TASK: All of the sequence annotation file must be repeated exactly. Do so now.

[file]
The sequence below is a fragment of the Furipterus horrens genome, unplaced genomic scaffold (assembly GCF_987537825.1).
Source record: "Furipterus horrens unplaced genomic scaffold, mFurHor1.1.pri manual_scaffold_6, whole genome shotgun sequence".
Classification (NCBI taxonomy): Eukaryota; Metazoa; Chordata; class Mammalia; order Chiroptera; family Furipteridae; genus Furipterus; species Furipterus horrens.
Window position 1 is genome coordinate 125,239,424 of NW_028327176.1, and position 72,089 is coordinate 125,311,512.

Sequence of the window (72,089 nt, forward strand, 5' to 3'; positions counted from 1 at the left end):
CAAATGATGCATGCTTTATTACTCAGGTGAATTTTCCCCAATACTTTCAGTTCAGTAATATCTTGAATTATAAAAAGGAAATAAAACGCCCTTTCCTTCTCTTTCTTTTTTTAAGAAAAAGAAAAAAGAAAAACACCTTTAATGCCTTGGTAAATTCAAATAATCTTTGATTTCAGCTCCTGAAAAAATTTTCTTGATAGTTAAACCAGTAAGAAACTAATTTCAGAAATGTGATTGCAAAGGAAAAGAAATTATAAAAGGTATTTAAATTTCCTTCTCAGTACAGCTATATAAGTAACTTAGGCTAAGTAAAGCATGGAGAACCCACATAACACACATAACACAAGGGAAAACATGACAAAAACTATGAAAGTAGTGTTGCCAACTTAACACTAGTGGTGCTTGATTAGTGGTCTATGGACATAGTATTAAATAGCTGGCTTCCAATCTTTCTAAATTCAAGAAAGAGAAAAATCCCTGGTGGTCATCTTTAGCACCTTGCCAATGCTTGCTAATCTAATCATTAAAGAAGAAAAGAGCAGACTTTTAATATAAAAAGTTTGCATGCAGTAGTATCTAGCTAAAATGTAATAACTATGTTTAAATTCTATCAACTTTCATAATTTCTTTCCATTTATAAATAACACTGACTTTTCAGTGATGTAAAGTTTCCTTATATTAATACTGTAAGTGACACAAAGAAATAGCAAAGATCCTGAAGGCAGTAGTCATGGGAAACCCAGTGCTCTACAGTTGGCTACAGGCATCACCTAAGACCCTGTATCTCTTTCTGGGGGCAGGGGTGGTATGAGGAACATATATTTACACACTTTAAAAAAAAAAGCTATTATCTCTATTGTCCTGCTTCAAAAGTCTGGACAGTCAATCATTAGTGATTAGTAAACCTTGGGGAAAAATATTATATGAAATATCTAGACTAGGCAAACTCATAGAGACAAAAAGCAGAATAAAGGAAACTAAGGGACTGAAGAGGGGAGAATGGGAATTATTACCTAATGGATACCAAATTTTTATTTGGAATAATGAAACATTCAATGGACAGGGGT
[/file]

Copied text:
The sequence below is a fragment of the Furipterus horrens genome, unplaced genomic scaffold (assembly GCF_987537825.1).
Source record: "Furipterus horrens unplaced genomic scaffold, mFurHor1.1.pri manual_scaffold_6, whole genome shotgun sequence".
Classification (NCBI taxonomy): Eukaryota; Metazoa; Chordata; class Mammalia; order Chiroptera; family Furipteridae; genus Furipterus; species Furipterus horrens.
Window position 1 is genome coordinate 125,239,424 of NW_028327176.1, and position 72,089 is coordinate 125,311,512.

Sequence of the window (72,089 nt, forward strand, 5' to 3'; positions counted from 1 at the left end):
CAAATGATGCATGCTTTATTACTCAGGTGAATTTTCCCCAATACTTTCAGTTCAGTAATATCTTGAATTATAAAAAGGAAATAAAACGCCCTTTCCTTCTCTTTCTTTTTTTAAGAAAAAGAAAAAAGAAAAACACCTTTAATGCCTTGGTAAATTCAAATAATCTTTGATTTCAGCTCCTGAAAAAATTTTCTTGATAGTTAAACCAGTAAGAAACTAATTTCAGAAATGTGATTGCAAAGGAAAAGAAATTATAAAAGGTATTTAAATTTCCTTCTCAGTACAGCTATATAAGTAACTTAGGCTAAGTAAAGCATGGAGAACCCACATAACACACATAACACAAGGGAAAACATGACAAAAACTATGAAAGTAGTGTTGCCAACTTAACACTAGTGGTGCTTGATTAGTGGTCTATGGACATAGTATTAAATAGCTGGCTTCCAATCTTTCTAAATTCAAGAAAGAGAAAAATCCCTGGTGGTCATCTTTAGCACCTTGCCAATGCTTGCTAATCTAATCATTAAAGAAGAAAAGAGCAGACTTTTAATATAAAAAGTTTGCATGCAGTAGTATCTAGCTAAAATGTAATAACTATGTTTAAATTCTATCAACTTTCATAATTTCTTTCCATTTATAAATAACACTGACTTTTCAGTGATGTAAAGTTTCCTTATATTAATACTGTAAGTGACACAAAGAAATAGCAAAGATCCTGAAGGCAGTAGTCATGGGAAACCCAGTGCTCTACAGTTGGCTACAGGCATCACCTAAGACCCTGTATCTCTTTCTGGGGGCAGGGGTGGTATGAGGAACATATATTTACACACTTTAAAAAAAAAAGCTATTATCTCTATTGTCCTGCTTCAAAAGTCTGGACAGTCAATCATTAGTGATTAGTAAACCTTGGGGAAAAATATTATATGAAATATCTAGACTAGGCAAACTCATAGAGACAAAAAGCAGAATAAAGGAAACTAAGGGACTGAAGAGGGGAGAATGGGAATTATTACCTAATGGATACCAAATTTTTATTTGGAATAATGAAACATTCAATGGACAGGGGT